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31-year-old Luo Cuifen went to a hospital in China complaining of blood in her urine. X-rays showed that she had 26 needles embedded in her body, affecting her lungs, kidneys, brain, and other organs. Doctors believe the needles were inserted when Luo was an infant by grandparents who were disappointed that she was born a girl.
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Then there was a curious case reported in The Lancet last summer of a middle-aged man whose braincase was almost completely filled with fluid. His actual brain was reduced 50 to 75% below normal size, but he held a civil servant's job and was not considered mentally impaired or retarded. This scan shows his brain compared with a typical brain on the right.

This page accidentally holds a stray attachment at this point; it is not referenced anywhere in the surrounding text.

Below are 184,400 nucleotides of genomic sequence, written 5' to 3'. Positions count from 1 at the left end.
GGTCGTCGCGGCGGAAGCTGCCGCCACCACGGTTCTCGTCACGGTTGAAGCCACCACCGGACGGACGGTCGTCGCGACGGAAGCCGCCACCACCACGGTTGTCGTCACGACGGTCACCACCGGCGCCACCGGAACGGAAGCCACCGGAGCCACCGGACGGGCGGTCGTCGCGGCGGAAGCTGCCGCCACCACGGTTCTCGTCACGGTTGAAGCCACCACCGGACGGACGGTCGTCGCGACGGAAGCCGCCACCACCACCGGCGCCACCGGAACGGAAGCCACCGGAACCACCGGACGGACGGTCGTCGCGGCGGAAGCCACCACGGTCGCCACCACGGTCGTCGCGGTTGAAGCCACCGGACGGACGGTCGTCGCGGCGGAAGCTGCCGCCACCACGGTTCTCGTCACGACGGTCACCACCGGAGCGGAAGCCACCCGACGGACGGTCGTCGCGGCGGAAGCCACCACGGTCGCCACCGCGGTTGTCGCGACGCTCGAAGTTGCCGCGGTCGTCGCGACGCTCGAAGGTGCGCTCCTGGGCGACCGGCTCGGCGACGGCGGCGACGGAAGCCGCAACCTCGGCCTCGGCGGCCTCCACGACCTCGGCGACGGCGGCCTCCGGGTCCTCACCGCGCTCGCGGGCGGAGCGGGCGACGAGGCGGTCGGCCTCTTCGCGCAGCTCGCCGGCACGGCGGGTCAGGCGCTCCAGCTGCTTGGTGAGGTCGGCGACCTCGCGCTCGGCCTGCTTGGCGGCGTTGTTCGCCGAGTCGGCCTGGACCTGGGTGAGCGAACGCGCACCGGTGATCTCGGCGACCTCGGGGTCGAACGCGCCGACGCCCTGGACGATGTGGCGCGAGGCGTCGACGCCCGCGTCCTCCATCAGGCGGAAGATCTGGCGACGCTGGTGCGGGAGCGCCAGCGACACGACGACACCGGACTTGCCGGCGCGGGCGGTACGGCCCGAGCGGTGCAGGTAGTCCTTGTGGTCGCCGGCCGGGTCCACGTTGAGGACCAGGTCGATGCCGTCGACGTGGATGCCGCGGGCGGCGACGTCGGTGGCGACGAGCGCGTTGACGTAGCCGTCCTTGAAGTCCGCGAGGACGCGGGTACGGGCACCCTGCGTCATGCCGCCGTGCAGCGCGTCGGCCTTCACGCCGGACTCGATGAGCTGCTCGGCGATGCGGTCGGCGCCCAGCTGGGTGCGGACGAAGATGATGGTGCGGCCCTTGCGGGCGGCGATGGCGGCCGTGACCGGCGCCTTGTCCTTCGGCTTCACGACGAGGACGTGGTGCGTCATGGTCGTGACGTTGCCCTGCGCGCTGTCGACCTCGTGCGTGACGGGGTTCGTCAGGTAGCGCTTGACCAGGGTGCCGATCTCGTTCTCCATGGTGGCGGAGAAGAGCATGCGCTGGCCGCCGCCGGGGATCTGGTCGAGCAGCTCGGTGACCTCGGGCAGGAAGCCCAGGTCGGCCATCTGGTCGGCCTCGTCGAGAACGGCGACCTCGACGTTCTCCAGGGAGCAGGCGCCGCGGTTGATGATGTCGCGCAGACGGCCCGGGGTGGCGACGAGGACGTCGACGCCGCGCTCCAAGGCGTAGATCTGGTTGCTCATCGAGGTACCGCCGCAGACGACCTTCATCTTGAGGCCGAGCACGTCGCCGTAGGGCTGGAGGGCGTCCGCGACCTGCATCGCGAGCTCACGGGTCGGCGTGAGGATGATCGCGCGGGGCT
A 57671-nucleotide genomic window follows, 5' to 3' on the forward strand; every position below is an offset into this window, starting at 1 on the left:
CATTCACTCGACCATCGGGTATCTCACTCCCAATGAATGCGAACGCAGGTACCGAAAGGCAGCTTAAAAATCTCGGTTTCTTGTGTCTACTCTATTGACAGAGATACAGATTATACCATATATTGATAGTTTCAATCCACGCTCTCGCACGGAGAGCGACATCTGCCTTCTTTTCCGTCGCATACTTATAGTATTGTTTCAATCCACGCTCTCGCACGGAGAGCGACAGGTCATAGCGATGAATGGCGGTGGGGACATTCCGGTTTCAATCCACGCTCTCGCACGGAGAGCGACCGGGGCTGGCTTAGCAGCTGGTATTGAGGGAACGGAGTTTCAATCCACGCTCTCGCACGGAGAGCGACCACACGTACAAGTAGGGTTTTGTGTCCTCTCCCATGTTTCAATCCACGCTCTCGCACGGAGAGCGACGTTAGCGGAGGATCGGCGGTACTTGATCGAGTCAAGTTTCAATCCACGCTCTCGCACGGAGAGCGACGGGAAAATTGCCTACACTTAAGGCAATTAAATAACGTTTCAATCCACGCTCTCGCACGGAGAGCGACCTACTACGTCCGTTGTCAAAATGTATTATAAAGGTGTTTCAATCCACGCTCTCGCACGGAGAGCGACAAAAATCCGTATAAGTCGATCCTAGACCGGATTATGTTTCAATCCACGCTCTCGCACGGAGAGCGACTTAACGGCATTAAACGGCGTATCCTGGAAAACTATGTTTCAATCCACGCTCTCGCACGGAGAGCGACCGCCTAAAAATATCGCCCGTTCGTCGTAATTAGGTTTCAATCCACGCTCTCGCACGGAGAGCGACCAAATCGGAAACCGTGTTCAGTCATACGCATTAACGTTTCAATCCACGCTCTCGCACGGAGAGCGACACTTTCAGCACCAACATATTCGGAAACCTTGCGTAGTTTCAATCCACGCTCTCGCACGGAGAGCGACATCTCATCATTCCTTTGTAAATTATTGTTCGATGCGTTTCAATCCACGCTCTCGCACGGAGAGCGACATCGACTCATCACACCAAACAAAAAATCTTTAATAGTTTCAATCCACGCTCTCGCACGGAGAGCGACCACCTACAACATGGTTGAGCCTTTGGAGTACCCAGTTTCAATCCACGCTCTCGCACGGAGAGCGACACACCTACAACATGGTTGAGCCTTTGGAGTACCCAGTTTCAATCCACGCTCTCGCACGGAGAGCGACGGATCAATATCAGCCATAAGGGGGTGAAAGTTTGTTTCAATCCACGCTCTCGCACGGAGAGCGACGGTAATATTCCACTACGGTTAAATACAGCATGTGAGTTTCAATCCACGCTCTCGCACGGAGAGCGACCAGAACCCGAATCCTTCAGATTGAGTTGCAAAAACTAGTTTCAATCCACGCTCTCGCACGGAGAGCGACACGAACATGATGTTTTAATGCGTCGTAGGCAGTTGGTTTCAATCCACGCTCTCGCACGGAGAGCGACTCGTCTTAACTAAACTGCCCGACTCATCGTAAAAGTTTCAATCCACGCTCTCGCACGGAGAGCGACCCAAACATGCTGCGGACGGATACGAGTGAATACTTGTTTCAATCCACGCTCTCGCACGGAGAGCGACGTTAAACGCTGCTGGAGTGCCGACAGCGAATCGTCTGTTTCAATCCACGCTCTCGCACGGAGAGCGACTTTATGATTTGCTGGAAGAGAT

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Gavin Docherty was hit by a nail gun in a workplace accident. His co-worker immediately drove him to the hospital, but they were stopped by Canada's finest on the way for speeding. After seeing nails sticking out of Docherty's forehead, the officer allowed them to continue to the hospital, but followed them so he could issue the driver a $167 ticket for not wearing a seatbelt!

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This one isn't exactly an x-ray, but it's a 3D medical image showing how a chair leg went through 19-year-old Shafique el-Fahkri's head during a bar brawl. The Melbourne man survived the incident, and medical intervention saved his eyesight.